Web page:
Joint ownership is also important for determination of standing in patent litigation. All patent owners must be joined to have proper standing. Therefore, if a joint owner does not wish to assert its patent, the co-owner may be barred from asserting it as well. See IpVenture Inc. v. Prostar Computer, Inc ., discussed supra , where the issue of ownership raised questions as to whether or not IpVenture had proper standing to bring suit.

Another important in-licensing issue is whether or not the technology of interest, be it a product or a method, is actually covered by the claims of a patent portfolio which purportedly protects the technology. A patent does not give the owner the right to practice the invention; rather, it provides the owner with the right to exclude others from making, using, selling, offering for sale, or importing the patented invention for the term of the patent. ( See Herman v. Youngstown Car Mfg. Co ., 191 F. 579, 584-85 (6th Cir. 1911).) However, it is still important to determine whether the issued patent claims actually cover the technology.

The issue of a patent claim encompassing the technology of interest is not a concept to be assumed. It is not uncommon for patent claims to be narrowed during negotiations with the patent examiner during the prosecution process. If the patent prosecutor is uninformed of changes in a product or a company's strategy, this may lead to the unintended result that the patent claims do not encompass the key product.

Even if the patent claims cover the technology of interest, the scope of the claims must be properly evaluated as well. This is necessary to ensure that the claims are of sufficient breadth to encompass any obvious design modifications to the licensed-in technology. If a patent is not of sufficient scope, a competitor may be able to potentially "design around" the patent claims and commercialize a competing product. This would obviously undermine the value of such a patent.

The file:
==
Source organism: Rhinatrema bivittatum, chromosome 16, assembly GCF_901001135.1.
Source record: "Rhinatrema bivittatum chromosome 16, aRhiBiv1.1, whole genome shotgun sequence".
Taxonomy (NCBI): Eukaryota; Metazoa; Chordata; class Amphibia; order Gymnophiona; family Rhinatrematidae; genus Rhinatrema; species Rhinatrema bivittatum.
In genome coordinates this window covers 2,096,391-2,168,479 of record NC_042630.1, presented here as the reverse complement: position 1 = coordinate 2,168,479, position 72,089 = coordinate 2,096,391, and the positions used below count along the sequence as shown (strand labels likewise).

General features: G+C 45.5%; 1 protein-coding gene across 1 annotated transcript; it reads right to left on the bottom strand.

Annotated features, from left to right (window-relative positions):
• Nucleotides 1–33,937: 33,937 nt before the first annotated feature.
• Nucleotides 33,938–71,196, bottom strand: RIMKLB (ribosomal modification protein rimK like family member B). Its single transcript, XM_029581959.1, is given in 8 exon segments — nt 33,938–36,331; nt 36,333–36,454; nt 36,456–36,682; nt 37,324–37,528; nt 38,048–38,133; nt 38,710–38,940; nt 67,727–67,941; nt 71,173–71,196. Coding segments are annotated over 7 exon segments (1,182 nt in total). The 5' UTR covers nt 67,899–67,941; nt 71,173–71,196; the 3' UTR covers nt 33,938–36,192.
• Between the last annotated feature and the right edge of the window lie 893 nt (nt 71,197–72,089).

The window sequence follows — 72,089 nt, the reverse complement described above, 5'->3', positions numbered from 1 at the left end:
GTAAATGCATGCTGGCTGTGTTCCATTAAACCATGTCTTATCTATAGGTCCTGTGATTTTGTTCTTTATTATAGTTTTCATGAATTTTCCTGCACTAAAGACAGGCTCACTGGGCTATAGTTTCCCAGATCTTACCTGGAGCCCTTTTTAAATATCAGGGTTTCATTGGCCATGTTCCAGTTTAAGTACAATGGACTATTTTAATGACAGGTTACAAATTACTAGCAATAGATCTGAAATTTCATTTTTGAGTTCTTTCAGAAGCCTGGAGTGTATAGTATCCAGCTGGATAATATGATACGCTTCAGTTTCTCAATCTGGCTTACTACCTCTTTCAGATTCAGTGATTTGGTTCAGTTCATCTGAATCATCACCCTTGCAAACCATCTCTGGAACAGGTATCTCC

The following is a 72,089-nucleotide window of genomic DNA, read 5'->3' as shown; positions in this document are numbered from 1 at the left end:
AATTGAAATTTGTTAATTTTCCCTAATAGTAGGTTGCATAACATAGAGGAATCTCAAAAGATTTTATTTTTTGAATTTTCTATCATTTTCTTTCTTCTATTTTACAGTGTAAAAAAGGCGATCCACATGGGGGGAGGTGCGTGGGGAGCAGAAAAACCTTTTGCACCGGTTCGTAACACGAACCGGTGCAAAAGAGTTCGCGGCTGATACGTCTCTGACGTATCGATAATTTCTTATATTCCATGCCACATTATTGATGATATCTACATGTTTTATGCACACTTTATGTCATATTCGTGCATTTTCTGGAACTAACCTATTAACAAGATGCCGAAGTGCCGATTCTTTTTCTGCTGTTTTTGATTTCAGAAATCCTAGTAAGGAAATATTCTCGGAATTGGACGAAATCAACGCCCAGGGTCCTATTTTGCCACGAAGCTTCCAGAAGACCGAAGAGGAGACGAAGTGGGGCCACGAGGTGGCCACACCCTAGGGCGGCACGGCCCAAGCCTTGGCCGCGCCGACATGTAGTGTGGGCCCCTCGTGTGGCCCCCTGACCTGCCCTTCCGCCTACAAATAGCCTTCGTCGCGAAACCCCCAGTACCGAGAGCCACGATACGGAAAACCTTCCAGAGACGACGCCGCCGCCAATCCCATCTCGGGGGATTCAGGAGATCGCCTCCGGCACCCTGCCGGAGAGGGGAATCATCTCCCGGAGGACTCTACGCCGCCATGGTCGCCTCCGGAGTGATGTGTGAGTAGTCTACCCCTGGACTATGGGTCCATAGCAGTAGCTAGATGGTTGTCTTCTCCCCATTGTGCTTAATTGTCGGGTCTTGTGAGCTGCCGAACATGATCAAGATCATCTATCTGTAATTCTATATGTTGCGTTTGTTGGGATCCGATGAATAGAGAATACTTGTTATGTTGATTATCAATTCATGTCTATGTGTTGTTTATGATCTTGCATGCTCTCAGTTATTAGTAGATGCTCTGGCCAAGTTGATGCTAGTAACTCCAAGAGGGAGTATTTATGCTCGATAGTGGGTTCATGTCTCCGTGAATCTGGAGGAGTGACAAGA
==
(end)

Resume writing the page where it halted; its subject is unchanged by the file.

Another key step in the diligence process is to investigate the likelihood that the patents covering the technology of interest would be upheld as valid if asserted against an infringer in court. One of the most common defenses an alleged patent infringer can raise is that the patent is invalid on the grounds of obviousness in view of a combination of prior art references. In 2007, the Supreme Court arguably raised the bar for overcoming an allegation of obviousness in patents and patent applications. In KSR v. Teleflex , 550 U.S. 398 (2007), the Supreme Court ruled that the issue of obviousness should not be solely adjudicated based on the "rigid rule" (as relied upon by the Court of Appeals of the Federal Circuit) that prior art references must contain a teaching, suggestion or motivation to be combined. Rather, the Court held that "common sense" must be relied upon when determining whether a patent claim is obvious.

This higher standard should be taken into consideration when reviewing and valuating a patent portfolio for in-licensing. Patents granted pre- KSR may be more susceptible to an obviousness attack, as arguments which were effective in overcoming rejections under 35 U.S.C. § 103(a) for obviousness during prosecution may not pass muster in a post- KSR world.

With these basic risk factors in mind, the expenditure necessary to situate a company to successfully develop an out-licensing program, and the cost of conducting a thorough diligence before in-licensing technology, may bring rewards that are many times the cost of the initial investment.

Robert J. Paradiso , Member of the Firm at Lowenstein Sandler PC, is an Intellectual Property Attorney in the Tech Group and leads the firm's life sciences patent practice. Elizabeth Pietrowski , Counsel at Lowenstein Sandler, advises clients in all aspects of intellectual property law.

Please email the attorneys at rparadiso@lowenstein.com or epietrowski@lowenstein.com with questions about this article.